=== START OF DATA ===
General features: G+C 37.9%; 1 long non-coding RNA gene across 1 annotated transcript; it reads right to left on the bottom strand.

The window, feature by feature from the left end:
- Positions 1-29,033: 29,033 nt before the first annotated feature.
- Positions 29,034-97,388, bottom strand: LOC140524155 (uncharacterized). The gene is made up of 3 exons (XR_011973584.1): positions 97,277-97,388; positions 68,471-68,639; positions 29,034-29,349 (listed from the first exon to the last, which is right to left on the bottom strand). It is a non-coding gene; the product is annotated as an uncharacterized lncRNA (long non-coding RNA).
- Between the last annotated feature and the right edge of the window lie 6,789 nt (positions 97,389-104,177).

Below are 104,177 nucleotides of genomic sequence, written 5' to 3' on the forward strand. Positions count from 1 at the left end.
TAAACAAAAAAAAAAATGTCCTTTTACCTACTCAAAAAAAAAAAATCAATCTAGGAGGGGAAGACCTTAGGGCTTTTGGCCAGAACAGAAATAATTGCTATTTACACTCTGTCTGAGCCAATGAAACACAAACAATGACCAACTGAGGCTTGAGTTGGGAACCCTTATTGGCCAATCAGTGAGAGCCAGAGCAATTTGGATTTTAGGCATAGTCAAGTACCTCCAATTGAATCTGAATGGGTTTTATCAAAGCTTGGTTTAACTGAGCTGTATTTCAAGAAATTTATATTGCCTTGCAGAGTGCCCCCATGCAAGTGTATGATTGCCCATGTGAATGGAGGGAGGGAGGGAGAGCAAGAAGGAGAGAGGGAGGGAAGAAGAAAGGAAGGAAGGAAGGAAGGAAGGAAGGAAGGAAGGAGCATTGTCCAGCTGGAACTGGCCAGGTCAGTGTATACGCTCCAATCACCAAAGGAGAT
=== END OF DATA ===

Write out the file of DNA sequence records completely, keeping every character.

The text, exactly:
General features: G+C 37.9%; 1 long non-coding RNA gene across 1 annotated transcript; it reads right to left on the bottom strand.

The window, feature by feature from the left end:
- Positions 1-29,033: 29,033 nt before the first annotated feature.
- Positions 29,034-97,388, bottom strand: LOC140524155 (uncharacterized). The gene is made up of 3 exons (XR_011973584.1): positions 97,277-97,388; positions 68,471-68,639; positions 29,034-29,349 (listed from the first exon to the last, which is right to left on the bottom strand). It is a non-coding gene; the product is annotated as an uncharacterized lncRNA (long non-coding RNA).
- Between the last annotated feature and the right edge of the window lie 6,789 nt (positions 97,389-104,177).

Below are 104,177 nucleotides of genomic sequence, written 5' to 3' on the forward strand. Positions count from 1 at the left end.
TAAACAAAAAAAAAAATGTCCTTTTACCTACTCAAAAAAAAAAAATCAATCTAGGAGGGGAAGACCTTAGGGCTTTTGGCCAGAACAGAAATAATTGCTATTTACACTCTGTCTGAGCCAATGAAACACAAACAATGACCAACTGAGGCTTGAGTTGGGAACCCTTATTGGCCAATCAGTGAGAGCCAGAGCAATTTGGATTTTAGGCATAGTCAAGTACCTCCAATTGAATCTGAATGGGTTTTATCAAAGCTTGGTTTAACTGAGCTGTATTTCAAGAAATTTATATTGCCTTGCAGAGTGCCCCCATGCAAGTGTATGATTGCCCATGTGAATGGAGGGAGGGAGGGAGAGCAAGAAGGAGAGAGGGAGGGAAGAAGAAAGGAAGGAAGGAAGGAAGGAAGGAAGGAAGGAAGGAGCATTGTCCAGCTGGAACTGGCCAGGTCAGTGTATACGCTCCAATCACCAAAGGAGAT